To inspire people to start sharing, we created this infographic that shows all of the ways sharing can impact teachers, students, and the community, but I wanted to get a firsthand account of this impact from a teacher, so I asked Amy Lenord, a Spanish teacher, consultant, blogger, #langchat moderator, and 2015 Texas Foreign Language Association president. She helped me envision how that one simple act of sharing can be a catalyst for a whole set of other practices. Amy and many other bloggers have inspired me as they share their great ideas and successes right along with the ideas that didn’t quite work the way they wanted them to. This openness creates a forum for feedback and ideas from other teachers dealing with the same challenges.

Whether online or face-to-face, feedback from other teachers is part of a larger iterative process that “only works if you are willing and transparent”, as Amy says. A teacher who considers reactions from other teachers and integrates that into their work will probably also pay attention to reactions of students, going back to a lesson after it’s done to evaluate how it worked and figure out how to do it differently the next time. Amy talks about developing a lesson like it is a scientific process, albeit a creative one: hypothesizing about what will work, testing it out with students, observing results, consulting other teachers, making changes, and going back into the classroom with the students to teach and observe, starting the process all over again. As she puts it, “teaching is organic. I can’t teach the same way in two consecutive years”.

Amy Lenord claimed to not be a part of the open educational movement when we talked, but she exemplifies it in every way, by her willingness to tell others a story about what she is doing, to change her methods to fit her students’ needs, and to accept and give feedback as part of a community of teachers.

Of course, as a center for open educational resources, we will always provide resources that are licensed to be modified, copied, and shared. But, these resources are nothing without the process that a teacher will go through to make them effective, and the act of sharing can make this process even more rich.

If you are interested in collaborating with other teachers, you might want to check out the following resources:

  • Language Coaching by Amy Lenord, “just a Spanish teacher doing what she loves and hoping to inspire others to do the same.”
  • The TELL Collab is a two-day professional learning experience with collaborative sessions, presentations and resource sharing for both teachers and administrators
  • COERLL’s Heritage Spanish page is a place to share resources created or simply found by teachers who have experience with speakers of Spanish as a heritage language.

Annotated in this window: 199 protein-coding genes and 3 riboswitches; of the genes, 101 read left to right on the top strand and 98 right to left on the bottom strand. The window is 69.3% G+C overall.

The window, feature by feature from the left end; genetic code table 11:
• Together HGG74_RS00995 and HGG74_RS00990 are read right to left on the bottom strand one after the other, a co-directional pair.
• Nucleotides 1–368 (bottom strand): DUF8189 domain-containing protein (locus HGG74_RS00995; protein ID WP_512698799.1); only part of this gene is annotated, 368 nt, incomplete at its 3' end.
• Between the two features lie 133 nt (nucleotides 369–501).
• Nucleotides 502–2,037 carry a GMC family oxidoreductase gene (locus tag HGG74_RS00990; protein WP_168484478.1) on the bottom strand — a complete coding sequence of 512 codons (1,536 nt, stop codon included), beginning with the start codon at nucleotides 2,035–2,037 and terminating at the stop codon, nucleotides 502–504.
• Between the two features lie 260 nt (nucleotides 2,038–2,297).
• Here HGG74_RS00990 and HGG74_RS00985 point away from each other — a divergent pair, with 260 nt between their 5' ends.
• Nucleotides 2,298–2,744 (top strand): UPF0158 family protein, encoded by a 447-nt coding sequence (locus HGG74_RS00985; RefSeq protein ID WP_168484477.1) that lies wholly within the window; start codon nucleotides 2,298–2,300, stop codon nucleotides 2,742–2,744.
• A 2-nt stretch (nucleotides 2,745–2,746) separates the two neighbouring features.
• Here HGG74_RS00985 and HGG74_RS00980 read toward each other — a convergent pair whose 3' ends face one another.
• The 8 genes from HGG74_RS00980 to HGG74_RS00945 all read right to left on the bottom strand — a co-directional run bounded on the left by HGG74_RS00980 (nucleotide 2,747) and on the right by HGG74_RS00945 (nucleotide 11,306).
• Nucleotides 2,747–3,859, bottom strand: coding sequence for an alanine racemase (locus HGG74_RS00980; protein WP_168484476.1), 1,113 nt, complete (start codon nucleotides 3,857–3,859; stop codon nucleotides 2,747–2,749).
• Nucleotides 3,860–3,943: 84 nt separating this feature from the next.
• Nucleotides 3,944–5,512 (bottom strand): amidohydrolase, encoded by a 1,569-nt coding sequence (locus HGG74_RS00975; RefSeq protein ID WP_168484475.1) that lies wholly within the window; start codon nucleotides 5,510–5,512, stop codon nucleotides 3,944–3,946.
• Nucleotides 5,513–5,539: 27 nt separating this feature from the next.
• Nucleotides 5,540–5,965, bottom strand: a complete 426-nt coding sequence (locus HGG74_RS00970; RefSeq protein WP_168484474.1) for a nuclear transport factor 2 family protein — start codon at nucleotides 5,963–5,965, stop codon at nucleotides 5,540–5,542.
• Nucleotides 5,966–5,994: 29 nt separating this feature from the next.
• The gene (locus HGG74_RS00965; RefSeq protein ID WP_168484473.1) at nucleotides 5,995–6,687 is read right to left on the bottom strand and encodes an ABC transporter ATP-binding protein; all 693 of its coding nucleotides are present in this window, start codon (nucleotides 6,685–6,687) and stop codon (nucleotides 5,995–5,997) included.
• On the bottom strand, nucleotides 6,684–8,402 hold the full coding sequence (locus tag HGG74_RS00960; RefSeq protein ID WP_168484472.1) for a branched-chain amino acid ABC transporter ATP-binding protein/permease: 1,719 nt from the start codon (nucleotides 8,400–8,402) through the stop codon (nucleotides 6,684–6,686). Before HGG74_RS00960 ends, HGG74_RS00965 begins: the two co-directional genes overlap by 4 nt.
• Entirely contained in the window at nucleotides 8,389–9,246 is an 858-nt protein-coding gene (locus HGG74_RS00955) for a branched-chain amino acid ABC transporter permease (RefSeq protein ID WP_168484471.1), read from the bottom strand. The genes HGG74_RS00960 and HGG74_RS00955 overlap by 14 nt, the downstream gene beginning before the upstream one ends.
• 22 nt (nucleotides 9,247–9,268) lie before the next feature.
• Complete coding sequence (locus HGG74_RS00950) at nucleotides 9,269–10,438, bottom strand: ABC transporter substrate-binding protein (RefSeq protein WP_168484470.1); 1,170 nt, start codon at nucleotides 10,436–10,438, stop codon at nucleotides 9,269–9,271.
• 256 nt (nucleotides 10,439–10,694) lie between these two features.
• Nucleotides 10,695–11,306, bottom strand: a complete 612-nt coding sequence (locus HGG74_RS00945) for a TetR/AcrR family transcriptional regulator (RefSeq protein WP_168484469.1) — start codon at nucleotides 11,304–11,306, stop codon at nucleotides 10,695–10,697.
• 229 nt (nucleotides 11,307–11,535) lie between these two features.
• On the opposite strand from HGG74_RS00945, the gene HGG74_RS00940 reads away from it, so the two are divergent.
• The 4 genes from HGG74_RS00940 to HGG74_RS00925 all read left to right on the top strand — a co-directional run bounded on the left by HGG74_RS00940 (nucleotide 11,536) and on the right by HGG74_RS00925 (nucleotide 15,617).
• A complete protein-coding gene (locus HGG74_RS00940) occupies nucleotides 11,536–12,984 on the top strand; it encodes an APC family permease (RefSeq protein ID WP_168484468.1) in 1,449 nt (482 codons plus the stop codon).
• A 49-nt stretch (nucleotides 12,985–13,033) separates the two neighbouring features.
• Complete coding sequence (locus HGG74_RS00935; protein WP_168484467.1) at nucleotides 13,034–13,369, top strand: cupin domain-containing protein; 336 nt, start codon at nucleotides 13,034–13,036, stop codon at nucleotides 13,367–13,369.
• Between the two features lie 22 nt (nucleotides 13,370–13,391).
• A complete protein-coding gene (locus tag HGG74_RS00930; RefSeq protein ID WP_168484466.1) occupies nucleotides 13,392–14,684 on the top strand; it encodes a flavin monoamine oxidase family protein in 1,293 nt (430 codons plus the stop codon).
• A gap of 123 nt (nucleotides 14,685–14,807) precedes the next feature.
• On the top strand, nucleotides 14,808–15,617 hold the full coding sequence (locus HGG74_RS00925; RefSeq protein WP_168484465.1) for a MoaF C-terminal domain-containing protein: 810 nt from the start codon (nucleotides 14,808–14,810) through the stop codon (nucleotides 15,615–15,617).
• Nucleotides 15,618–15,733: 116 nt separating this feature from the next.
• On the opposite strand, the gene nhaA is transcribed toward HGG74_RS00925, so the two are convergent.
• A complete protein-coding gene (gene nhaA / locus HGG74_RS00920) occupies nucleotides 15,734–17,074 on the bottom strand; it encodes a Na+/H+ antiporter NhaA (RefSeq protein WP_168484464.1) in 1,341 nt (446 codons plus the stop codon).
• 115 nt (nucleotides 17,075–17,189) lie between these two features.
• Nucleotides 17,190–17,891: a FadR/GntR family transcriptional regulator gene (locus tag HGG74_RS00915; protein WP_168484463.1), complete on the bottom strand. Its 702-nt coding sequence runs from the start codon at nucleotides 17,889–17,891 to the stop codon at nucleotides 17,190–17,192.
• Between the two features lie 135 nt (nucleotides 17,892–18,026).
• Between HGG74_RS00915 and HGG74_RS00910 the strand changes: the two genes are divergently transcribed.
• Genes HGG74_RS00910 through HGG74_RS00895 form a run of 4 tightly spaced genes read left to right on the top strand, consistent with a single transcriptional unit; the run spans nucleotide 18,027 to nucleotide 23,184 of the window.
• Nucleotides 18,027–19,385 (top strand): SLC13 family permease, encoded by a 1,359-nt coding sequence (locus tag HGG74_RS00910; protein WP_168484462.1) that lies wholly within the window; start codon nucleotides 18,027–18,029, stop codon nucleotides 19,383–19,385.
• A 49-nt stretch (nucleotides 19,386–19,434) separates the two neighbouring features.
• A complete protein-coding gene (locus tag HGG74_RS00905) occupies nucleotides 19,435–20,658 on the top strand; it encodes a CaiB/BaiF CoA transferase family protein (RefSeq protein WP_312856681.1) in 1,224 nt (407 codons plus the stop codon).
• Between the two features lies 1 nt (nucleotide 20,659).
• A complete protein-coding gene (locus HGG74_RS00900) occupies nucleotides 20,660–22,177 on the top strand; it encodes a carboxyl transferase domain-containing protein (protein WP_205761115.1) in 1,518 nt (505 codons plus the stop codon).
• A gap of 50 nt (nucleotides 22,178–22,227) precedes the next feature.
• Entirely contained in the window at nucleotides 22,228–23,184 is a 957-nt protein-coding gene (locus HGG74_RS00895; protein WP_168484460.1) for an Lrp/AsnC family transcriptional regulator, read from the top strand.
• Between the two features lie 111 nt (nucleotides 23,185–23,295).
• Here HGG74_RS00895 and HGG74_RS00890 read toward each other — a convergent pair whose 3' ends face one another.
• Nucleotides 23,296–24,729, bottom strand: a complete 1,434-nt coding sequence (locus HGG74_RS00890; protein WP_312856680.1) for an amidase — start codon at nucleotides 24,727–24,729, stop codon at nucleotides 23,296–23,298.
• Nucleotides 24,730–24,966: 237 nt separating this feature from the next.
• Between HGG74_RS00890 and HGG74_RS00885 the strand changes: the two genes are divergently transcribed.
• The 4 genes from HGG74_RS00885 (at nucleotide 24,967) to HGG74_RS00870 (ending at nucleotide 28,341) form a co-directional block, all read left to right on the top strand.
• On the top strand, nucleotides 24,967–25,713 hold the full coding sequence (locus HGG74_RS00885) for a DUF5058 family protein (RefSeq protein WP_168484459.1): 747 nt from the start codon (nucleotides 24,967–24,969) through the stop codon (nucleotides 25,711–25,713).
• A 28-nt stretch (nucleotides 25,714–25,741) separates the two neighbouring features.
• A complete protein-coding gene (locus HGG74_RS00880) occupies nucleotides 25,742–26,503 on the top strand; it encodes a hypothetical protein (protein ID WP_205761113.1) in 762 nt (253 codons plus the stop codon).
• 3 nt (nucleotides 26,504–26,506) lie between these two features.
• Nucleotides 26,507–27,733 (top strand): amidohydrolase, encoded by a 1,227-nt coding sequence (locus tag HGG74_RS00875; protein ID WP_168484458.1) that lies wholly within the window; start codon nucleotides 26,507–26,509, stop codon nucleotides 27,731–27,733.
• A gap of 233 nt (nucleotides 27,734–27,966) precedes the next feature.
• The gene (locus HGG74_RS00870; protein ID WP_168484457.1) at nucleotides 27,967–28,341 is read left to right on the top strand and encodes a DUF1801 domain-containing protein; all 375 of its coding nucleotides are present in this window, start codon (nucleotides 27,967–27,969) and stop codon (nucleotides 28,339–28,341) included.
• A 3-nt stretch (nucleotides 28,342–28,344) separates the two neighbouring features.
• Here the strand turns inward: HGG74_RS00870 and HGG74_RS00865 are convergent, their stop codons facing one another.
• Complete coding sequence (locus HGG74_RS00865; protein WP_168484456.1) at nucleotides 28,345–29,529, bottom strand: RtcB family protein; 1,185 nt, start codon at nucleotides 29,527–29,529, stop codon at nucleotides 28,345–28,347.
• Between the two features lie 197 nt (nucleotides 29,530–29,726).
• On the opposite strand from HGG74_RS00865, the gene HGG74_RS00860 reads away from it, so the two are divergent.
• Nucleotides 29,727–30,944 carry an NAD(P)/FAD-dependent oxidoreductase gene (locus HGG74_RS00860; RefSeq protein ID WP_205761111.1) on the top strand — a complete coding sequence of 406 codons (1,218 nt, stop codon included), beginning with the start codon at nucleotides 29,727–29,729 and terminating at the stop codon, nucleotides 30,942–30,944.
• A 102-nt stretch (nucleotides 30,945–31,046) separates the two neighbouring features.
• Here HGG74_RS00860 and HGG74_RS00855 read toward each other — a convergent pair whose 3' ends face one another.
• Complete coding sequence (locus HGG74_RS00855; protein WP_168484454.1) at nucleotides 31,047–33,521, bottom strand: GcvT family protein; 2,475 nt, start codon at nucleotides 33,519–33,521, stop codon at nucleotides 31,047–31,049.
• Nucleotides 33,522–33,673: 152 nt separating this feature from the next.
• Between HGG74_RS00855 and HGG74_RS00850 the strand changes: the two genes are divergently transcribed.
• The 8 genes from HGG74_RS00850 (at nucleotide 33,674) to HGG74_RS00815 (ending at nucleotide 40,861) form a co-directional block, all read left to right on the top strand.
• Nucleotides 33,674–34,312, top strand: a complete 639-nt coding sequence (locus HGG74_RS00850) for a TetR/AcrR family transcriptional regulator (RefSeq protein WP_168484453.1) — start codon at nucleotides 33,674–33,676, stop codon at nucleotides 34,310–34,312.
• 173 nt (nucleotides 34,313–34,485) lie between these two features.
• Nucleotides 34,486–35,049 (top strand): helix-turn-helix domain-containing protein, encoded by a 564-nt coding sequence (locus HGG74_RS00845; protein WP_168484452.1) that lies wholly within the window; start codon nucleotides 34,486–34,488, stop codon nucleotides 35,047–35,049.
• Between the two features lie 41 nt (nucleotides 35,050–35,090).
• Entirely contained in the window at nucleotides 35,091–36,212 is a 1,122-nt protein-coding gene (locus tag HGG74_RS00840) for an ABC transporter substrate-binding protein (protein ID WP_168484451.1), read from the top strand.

• COERLL’s Foreign Languages and the Literary in the Everyday project gathers teachers to create and share classroom activities around the central theme of finding playful, non-conventional language in everyday texts like memes and graffiti.
  • Terri Nelson (California State University) has been creating Paris occupé, a role-playing-game to teach French language, history, and critical thinking. You can learn more in this webinar video. If you might be interested in testing the game, let us know at!
David Wiley’s Remix Hypothesis: using OER to rethink teaching

David Wiley’s Remix Hypothesis: using OER to rethink teaching

David Wiley, Chief Academic Officer of Lumen Learning and OER advocate, spoke at the University of Texas to kick off the Year of Open, a series of events sponsored by the UT Libraries and the Center for Learning Sciences. Wiley is well known in Open Education circles for his “5 R’s” framework of OER (reuse, revise, remix, redistribute, and retain).

To get the audience to think about the broader benefits of OER, Wiley discussed his “Remix Hypothesis.” In brief, the “Remix Hypothesis” states that changes in student outcomes occurring in conjunction with OER adoption correlate positively with three faculty practices:

  • “replace” — substituting a text or a book for another
  • “realign” — finding ways to “mix and match” materials, using some open materials mixed with closed materials
  • “rethink” — thinking about what you can do with open resources that you couldn’t do before, essentially rethinking teaching methods

Replacing has the smallest impact, whereas realigning has a medium impact. The most profound impact comes from rethinking, because it’s not just about adding new materials but rather inventing new teaching practices and getting students and teachers to do things they have never done before. Details about the Remix Hypothesis can be found on Wiley’s blog, but in general, the hypothesis boils down to this: Open Educational Resources, unlike most closed materials, foster deep reflection about teaching and learning.

In one of his examples, Wiley talked about a class he taught in which students rewrote a textbook together. This required more than a simple change in textbook, it was a new way of teaching the class. As a consequence, the students had a real sense of pride in doing good work. For example, Wiley noted that his students invested more time and effort into the class because they knew others would see their work.

Another example of OER fostering a rethinking of pedagogical practice comes from Joanna Luks’ COERLL project, the open French textbook Le littéraire dans le quotidien (The Literary in the Everyday), which she uses to teach French in ways that go beyond the conventional. Joanna wanted to change her students’ habits by giving them a grading rubric and asking them to do extensive peer reviews of each other’s work before handing in their final products. By building these practices into her own OER, Joanna was able to engage her students in ways that she found lacking in commercial materials.